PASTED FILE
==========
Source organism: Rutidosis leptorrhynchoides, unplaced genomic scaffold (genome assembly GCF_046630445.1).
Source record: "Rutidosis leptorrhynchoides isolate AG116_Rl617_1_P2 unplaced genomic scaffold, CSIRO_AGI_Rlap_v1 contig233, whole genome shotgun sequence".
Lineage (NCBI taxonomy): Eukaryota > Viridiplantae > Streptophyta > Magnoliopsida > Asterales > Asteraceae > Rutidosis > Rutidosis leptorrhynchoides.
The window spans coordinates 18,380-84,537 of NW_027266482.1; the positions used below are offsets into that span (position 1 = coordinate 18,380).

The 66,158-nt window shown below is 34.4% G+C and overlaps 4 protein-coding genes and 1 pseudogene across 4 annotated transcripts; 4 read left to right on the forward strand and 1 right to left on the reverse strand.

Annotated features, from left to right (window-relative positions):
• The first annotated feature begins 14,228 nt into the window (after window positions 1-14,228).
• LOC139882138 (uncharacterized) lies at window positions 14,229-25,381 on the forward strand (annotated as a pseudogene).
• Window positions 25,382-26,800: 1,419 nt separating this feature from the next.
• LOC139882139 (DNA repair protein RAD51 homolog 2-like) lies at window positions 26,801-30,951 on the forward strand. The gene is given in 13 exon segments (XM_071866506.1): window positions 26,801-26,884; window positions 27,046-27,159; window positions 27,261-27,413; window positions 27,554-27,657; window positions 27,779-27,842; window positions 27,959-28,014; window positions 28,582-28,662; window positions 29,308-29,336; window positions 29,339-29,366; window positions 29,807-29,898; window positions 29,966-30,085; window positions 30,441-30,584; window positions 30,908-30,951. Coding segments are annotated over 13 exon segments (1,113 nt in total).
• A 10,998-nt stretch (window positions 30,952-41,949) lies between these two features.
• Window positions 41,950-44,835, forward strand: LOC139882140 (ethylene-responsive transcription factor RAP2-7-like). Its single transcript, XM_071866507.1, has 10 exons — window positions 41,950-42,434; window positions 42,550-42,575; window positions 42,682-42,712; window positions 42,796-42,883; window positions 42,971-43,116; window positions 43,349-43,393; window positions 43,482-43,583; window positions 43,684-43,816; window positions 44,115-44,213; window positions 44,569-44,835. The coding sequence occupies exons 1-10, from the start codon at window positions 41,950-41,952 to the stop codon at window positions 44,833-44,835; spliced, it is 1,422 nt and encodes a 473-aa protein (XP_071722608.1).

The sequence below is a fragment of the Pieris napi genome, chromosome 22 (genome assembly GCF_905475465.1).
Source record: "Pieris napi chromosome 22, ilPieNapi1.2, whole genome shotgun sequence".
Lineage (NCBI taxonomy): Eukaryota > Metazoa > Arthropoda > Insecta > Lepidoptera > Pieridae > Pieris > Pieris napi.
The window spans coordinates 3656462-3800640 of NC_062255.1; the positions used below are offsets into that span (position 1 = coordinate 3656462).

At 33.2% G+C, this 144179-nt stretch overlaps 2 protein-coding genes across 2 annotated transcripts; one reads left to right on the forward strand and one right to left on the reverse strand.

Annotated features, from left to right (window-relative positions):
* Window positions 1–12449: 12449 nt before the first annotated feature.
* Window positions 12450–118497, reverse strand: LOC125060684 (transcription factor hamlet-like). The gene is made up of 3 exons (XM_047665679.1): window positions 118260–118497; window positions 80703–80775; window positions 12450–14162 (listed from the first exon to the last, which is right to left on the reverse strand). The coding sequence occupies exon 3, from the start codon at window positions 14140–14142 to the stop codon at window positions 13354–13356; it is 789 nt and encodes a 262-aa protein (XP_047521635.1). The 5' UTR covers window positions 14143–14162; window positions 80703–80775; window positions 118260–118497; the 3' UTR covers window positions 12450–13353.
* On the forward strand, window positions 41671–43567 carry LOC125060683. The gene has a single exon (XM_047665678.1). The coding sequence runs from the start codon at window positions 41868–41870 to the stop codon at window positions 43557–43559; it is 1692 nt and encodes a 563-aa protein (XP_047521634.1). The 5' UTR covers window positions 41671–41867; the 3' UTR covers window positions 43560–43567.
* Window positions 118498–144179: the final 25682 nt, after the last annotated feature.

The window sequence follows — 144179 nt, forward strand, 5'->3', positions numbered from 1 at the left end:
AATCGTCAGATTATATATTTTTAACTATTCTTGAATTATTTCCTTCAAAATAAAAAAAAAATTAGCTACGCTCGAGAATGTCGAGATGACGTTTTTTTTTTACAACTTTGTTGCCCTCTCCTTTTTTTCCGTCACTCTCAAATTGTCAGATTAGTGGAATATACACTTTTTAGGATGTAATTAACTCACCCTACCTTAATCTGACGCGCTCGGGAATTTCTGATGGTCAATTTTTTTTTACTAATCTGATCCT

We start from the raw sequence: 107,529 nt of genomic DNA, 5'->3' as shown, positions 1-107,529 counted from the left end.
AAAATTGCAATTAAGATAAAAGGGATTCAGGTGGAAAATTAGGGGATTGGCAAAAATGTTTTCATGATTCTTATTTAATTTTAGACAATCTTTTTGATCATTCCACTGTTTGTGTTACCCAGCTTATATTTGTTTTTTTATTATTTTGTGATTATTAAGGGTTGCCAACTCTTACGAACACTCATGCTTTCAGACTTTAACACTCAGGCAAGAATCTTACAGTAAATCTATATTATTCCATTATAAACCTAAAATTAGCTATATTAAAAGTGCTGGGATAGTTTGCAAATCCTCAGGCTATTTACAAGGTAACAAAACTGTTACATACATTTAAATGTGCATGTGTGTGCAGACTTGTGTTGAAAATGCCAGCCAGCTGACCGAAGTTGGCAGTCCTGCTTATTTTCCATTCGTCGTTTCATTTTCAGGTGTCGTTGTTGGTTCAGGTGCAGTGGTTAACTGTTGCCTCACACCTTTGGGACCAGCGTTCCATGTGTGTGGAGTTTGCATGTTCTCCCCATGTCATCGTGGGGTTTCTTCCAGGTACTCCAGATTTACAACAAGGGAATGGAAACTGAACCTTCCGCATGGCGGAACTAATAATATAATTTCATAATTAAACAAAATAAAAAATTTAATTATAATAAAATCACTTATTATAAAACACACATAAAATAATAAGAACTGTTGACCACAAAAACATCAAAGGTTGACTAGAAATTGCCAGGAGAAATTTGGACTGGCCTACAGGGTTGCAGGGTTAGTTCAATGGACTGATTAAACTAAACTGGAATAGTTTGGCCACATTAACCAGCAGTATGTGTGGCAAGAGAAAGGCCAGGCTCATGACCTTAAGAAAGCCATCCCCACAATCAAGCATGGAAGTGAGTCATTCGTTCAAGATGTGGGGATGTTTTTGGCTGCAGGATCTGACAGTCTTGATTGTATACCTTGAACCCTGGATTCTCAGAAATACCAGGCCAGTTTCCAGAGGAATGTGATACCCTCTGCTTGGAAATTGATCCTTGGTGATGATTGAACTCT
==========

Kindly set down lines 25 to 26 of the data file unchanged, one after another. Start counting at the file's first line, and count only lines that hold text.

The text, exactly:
We start from the raw sequence: 107,529 nt of genomic DNA, 5'->3' as shown, positions 1-107,529 counted from the left end.
AAAATTGCAATTAAGATAAAAGGGATTCAGGTGGAAAATTAGGGGATTGGCAAAAATGTTTTCATGATTCTTATTTAATTTTAGACAATCTTTTTGATCATTCCACTGTTTGTGTTACCCAGCTTATATTTGTTTTTTTATTATTTTGTGATTATTAAGGGTTGCCAACTCTTACGAACACTCATGCTTTCAGACTTTAACACTCAGGCAAGAATCTTACAGTAAATCTATATTATTCCATTATAAACCTAAAATTAGCTATATTAAAAGTGCTGGGATAGTTTGCAAATCCTCAGGCTATTTACAAGGTAACAAAACTGTTACATACATTTAAATGTGCATGTGTGTGCAGACTTGTGTTGAAAATGCCAGCCAGCTGACCGAAGTTGGCAGTCCTGCTTATTTTCCATTCGTCGTTTCATTTTCAGGTGTCGTTGTTGGTTCAGGTGCAGTGGTTAACTGTTGCCTCACACCTTTGGGACCAGCGTTCCATGTGTGTGGAGTTTGCATGTTCTCCCCATGTCATCGTGGGGTTTCTTCCAGGTACTCCAGATTTACAACAAGGGAATGGAAACTGAACCTTCCGCATGGCGGAACTAATAATATAATTTCATAATTAAACAAAATAAAAAATTTAATTATAATAAAATCACTTATTATAAAACACACATAAAATAATAAGAACTGTTGACCACAAAAACATCAAAGGTTGACTAGAAATTGCCAGGAGAAATTTGGACTGGCCTACAGGGTTGCAGGGTTAGTTCAATGGACTGATTAAACTAAACTGGAATAGTTTGGCCACATTAACCAGCAGTATGTGTGGCAAGAGAAAGGCCAGGCTCATGACCTTAAGAAAGCCATCCCCACAATCAAGCATGGAAGTGAGTCATTCGTTCAAGATGTGGGGATGTTTTTGGCTGCAGGATCTGACAGTCTTGATTGTATACCTTGAACCCTGGATTCTCAGAAATACCAGGCCAGTTTCCAGAGGAATGTGATACCCTCTGCTTGGAAATTGATCCTTGGTGATGATTGAACTCT